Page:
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Don’t Believe Everything you Hear!

The big news story in the newspaper and on TV this week was all about a new diet study published in The BMJ.  This peaked my interest so I paid close attention to the findings.  Medical doctors were on TV singing the praises of this new study as revolutionary for dieters!  They reported that the study results had found that low carbohydrate, high-fat diets were in fact the best way to lose and maintain weight loss.  Many of you know I am not a fan of this type of diet so I decided to read the original research and draw my own conclusion.  Here is what I found.

  1. The study was divided into three group: high carbohydrate, moderate carbohydrate and low carbohydrate diets.  Each participant had food prepared for them which took away that confounding factor.  I applaud that effort, however, what they fail to mention is what kind of carbohydrates were included in the study.  Did the high carbohydrate diet consist of highly processed, high-glycemic load carbohydrates or were they fruits and vegetables in whole form?   That is a really important part of the validity of the study and the inability to report this is a red flag to me.  Furthermore, did the three groups eat the same types of foods just in different proportions or did they eat entirely different foods?  This, again, would make a huge difference to the validity of the findings.
  2. One of the authors claims is that calories do not make the difference in weight loss and maintenance but rather the type of calorie.  In essence they claim that calorie restriction isn't important.  However, in the first phase of the study the particpants were required to lose weight.   What method did they use to help the participants lose weight?  You guessed it, calorie restriction!  There goes their argument!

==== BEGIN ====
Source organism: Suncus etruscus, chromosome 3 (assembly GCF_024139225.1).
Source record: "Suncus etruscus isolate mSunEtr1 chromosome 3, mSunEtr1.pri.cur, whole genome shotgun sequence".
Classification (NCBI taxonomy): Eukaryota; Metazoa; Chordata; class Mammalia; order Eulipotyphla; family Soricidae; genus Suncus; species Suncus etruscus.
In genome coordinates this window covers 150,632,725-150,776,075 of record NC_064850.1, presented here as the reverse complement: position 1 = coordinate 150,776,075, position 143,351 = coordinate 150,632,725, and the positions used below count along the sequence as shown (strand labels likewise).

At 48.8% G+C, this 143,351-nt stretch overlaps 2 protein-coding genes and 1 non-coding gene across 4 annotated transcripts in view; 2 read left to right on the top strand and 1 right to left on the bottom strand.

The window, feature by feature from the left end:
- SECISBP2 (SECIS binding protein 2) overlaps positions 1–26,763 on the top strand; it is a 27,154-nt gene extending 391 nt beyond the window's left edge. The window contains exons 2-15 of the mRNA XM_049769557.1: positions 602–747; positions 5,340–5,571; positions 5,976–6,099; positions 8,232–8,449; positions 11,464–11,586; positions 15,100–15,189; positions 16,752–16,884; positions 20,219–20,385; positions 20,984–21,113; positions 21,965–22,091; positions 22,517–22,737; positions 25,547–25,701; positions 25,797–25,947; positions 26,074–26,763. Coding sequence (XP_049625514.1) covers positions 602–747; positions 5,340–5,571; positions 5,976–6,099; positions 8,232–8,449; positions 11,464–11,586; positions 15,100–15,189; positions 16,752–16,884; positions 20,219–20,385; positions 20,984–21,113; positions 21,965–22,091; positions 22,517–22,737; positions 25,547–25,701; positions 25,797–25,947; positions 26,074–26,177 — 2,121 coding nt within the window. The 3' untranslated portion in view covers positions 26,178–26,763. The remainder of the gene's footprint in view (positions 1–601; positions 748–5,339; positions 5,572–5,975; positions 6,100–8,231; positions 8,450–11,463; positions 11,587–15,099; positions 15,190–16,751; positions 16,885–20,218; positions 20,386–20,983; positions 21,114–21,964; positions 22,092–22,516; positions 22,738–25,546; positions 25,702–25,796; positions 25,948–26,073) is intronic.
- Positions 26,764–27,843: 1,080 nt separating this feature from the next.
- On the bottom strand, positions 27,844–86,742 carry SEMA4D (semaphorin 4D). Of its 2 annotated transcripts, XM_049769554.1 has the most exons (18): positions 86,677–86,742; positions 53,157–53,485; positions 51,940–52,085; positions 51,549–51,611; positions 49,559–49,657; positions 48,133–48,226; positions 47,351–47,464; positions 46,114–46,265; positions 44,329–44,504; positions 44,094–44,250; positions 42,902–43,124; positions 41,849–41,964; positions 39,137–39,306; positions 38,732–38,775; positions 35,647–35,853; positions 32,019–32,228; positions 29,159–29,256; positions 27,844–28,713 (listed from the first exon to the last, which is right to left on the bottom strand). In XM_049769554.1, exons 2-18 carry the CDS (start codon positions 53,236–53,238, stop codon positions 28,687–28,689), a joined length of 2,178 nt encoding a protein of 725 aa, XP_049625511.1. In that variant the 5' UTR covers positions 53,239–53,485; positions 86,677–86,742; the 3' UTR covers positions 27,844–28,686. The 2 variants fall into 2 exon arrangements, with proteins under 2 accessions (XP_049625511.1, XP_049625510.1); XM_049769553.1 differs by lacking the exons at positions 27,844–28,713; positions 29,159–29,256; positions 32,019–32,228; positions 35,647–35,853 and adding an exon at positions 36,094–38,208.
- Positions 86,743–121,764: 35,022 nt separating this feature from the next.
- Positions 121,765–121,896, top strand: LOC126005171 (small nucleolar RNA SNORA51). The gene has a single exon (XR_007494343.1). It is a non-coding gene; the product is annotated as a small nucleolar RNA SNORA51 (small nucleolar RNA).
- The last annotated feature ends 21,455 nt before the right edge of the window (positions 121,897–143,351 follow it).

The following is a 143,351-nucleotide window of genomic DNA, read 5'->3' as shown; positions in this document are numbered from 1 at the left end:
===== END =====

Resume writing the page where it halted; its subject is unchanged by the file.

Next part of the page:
3. The authors of the study claim real world applications or  "external validity."  I would argue that this might not be the case.  They started their study with 1,685 participants.  Of those 1,685 screened (also can't figure out the screening process) only 234 were allowed to participate.  Of that subset only 164 were able to achieve the 12% weight loss in the initial phase of the study that was required before they could move on to phase two.  This creates a very small subset of people that a low carbohydrate diet might work for so in my opinion this is not a study that can be widely generalized to the obese population.
  4. When reading the study I noticed that during the test phase when participants were in the three groups, calories were adjusted constantly to maintain within 2% of the original weight loss achieved in the first phase.  What????? I thought they were trying to prove that calories restriction was not the answer yet they manipulated the calories again!
  5. The study did not account for several key factors.  The first is exercise.  The low carbohydrate group was said to have expended 200 calories a day more than the other groups which is supposed to prove that this group would have an easier time maintaining weight loss.  However, the authors failed to account for the amount of exercise among the participants so this increase in caloric expenditure could be from exercise.  Additionally, body composition affects calorie expenditure.  A person with a higher muscle mass will also have a higher calorie expenditure secondary to the fact that muscle is more metabolically active than fat.  That might have been a good thing to consider!  Lastly, the authors glance over the fact that the participants that had the greatest caloric expenditure were also the participants that had the greatest adherence to the study and had the least insulin sensitivity at the start of the study.


The lesson here is two-fold.  First, don't believe everything you hear or read.  Be a smart consumer and if it seems to good to be true then perhaps it is!  Second, the diet that can claim the longest lived and healthiest people is one that is based on whole foods that are largely plants.  That research can be found in numerous studies and books like the China Study.  That research doesn't have ties to pharmaceutical companies or a large corporation interested in making money off of their research.  You chose which one you want to believe!

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